But there is profit in chaos (and no, not what you are thinking). We, as individuals, who live through the crucible of chaos have the opportunity to develop our true selves (please don’t take that in an flaky, “new age” sort of way), our deepest character and conviction that is at the core of who we are. The honor code, the force of principle that we must have and must develop to enjoy any sense of a meaningful, fruitful life that will see us through tough times.

I get my inspiration and that core conviction from the Bible. It is a personal journey, just like history, which is the measure of our experience in life, both personal as well as communal. Everybody has to face history.

So learn to see the tiny details, watch for what is coming and tackle those core principles you need to soldier through the tough times. It’s all part of the historical experience. Just don’t be a footnote of history, really live it!

Keep thinking history!

– Amanda Stiver

Cooking Up History: ‘Kitchen Klatter’ and Other Resources of Home Economy

During the course of reading a fabulous book called The Lost Art of Dress by Linda Przybyszewski (to learn more please read my post here), the author references and used as source material the databases available to us through the digitizing of many publications from the early 20th century. One such database is called HEARTH – Home Economics Archive: Research, Tradition, and History – maintained by Cornell University (see link here).

The HEARTH collection encompasses a stunning array of books, journals, and articles on the art of home economy, domestic science, and home making. A treasure trove…if you know how to value it.

Image: Amanda Stiver

Image: Amanda Stiver

Shooting from the hip: I’m a traditionalist and a sentimentalist, so I find the underappreciated quantity of research and practical information produced by the early 20th century home economists a tragedy. When did we stop valuing the efficient, sanitary, effective, imaginative, joyful making of the home? Have we stopped living in homes? Do we somehow not need to have economic savvy anymore? Is sanitation a thing of the past?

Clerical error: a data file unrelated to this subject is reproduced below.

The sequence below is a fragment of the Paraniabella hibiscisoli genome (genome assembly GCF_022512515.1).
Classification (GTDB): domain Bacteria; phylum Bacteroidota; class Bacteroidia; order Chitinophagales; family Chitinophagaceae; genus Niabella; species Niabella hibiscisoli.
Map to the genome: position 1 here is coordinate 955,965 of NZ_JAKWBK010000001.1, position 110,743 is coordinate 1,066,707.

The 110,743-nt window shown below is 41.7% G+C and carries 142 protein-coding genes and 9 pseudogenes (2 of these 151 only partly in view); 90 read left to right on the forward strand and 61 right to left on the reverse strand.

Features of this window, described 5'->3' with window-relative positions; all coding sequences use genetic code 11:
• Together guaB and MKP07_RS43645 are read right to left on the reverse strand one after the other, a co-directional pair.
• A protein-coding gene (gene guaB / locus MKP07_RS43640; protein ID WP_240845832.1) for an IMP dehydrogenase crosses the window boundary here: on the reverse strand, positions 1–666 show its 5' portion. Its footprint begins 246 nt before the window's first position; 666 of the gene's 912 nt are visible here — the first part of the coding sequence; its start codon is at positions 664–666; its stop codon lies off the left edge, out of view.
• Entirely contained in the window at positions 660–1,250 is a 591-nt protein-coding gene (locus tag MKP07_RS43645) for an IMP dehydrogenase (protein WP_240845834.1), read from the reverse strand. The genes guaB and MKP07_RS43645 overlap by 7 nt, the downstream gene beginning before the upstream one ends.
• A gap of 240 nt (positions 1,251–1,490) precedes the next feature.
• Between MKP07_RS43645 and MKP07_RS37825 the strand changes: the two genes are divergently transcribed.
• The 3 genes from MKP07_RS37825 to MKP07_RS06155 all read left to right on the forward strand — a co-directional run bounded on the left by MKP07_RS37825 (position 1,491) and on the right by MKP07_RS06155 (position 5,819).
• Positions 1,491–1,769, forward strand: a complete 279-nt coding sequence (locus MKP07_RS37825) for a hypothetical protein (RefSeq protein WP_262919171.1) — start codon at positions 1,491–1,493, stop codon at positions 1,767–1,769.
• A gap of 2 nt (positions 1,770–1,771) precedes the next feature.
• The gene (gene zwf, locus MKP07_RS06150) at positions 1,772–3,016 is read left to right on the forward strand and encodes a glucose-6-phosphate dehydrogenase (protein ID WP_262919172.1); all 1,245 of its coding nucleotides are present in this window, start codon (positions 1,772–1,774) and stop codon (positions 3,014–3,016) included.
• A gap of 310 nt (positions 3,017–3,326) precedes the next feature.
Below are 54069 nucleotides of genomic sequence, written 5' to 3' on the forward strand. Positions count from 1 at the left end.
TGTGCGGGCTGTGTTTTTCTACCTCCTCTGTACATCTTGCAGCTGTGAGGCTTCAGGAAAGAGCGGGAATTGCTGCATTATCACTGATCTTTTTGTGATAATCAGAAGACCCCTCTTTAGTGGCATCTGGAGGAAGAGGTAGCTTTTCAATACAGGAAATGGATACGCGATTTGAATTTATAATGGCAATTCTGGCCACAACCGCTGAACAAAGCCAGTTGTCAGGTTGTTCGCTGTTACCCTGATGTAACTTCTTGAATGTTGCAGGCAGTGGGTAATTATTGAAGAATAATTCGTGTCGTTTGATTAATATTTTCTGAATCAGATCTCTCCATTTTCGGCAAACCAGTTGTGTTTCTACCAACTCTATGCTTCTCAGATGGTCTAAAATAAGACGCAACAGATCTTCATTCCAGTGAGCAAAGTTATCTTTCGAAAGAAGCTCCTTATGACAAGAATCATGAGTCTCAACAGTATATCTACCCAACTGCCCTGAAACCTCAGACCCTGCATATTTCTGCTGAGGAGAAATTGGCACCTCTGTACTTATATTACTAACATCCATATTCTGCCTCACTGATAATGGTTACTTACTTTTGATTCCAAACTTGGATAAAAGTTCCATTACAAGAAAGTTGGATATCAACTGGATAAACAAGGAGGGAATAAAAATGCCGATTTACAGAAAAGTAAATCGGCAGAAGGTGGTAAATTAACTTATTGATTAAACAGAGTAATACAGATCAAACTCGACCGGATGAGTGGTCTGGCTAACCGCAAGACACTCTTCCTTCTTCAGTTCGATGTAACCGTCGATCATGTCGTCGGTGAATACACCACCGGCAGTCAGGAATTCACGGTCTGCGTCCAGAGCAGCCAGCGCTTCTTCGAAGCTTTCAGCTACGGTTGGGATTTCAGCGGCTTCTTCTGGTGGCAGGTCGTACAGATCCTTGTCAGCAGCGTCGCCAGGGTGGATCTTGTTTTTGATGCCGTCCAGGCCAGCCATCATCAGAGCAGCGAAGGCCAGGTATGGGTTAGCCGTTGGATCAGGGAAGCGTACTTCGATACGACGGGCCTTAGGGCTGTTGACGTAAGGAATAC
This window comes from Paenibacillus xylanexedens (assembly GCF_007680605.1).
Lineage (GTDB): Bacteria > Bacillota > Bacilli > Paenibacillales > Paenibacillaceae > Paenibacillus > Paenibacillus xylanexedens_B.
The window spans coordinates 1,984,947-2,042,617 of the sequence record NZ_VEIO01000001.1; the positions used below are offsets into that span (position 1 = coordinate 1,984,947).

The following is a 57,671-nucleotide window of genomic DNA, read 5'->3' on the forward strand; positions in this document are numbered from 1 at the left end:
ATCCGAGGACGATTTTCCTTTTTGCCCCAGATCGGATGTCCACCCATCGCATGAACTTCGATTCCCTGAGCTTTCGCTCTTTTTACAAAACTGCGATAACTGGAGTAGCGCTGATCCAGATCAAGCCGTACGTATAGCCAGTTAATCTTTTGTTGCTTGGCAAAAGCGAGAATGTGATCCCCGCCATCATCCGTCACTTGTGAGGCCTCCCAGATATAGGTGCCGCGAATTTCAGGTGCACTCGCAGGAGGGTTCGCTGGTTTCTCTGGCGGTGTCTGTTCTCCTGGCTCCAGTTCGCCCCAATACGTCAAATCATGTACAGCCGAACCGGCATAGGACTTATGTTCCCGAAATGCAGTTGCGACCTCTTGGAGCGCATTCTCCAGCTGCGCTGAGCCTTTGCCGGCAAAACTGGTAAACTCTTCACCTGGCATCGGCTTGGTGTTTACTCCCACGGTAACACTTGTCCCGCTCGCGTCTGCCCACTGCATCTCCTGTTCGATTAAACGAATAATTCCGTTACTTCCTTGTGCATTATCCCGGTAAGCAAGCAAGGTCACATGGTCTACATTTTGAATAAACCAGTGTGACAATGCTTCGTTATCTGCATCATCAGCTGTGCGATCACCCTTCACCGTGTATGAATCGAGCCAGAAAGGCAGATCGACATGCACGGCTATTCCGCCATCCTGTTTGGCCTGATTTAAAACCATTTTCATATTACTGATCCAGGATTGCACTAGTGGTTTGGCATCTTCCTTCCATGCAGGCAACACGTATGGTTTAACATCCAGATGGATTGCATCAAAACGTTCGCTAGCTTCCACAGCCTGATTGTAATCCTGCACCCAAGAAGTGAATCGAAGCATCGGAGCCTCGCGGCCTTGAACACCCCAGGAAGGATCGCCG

The modern feminist movement has achieved many of its purposes, but unfortunately in many cases it has done so at the expense of and through degrading the contribution and acumen of home makers, “home women” as Przybyszewski puts it, and home economists. This is short sighted, and rather sad. We have suffered for underappreciating the value of women who choose to focus their lives on making a home and raising children.

So what to do? Legislation? Protests? Long social media rants? Um, as if there is any shortage of those things these days.

How about simple appreciation?

Start with a little knowledge. Look into some of the published works of the generation that valued home economics. Find out what savvy they accrued and put it to work!

The HEARTH collection is one place to start, but another is the folksy magazine produced by Leanna Field Driftmier (1886-1976) an Iowa farm wife and educator. She produced a highly popular and long running early radio show on home making topics, and later translated that knowledge to a newsletter-style magazine, Kitchen Klatter.

The Iowa Heritage database preserves many issues of this publication. Take a moment to explore them. Try some of the recipes, and maybe you will find a practical tip or two to make your life a little more efficient and economic! Don’t undervalue these kind of resources in your quest to understand the past. They aren’t flashy, but they help us understand the daily lives of our predecessors in the past.

Keep thinking history!

– Amanda Stiver

One Egg A Week: WW2 Rations and Irrational Over-consumption

Have you ever walked through the supermarket, or the out-of-doors market (if you are lucky enough to have one nearby) and stopped to appreciate just how much food we have access to on a daily basis?

Intellectually we know that there are many places around the globe where food is not so plentiful nor available. Venezuela at the moment is struggling through famine triggered by political unrest and a decade of instability. In other places it is simply the norm to be without. However, to quantify scarcity is sometimes difficult as we stroll the aisles of the supermarket and decide if we want the artisan, “hand-made” (by machines shaped like hands) cumin basil crackers or the tomato pesto anise flavor? Gasp.

Was there a time when the western world had to face food scarcity? You bet! It was called the Second World War. Almost all of the European nations, and beyond, suffered from going without. For much of continental Europe that was a result of having been overrun by hostile armies and subjected to starvation so that food could be shunted back to the German Army. Russians, German citizenry, Italians, the French, the Dutch, Spaniards (who had been going without all through the 1930’s because of a civil war) all faced famine, and the list goes on and on. The British Isles certainly suffered, but theirs was, from the start, superimposed rationing to feed the populace and its soldiery. The Americans, too, ended up with varying degrees of rationing, but certainly not as strict as the British model.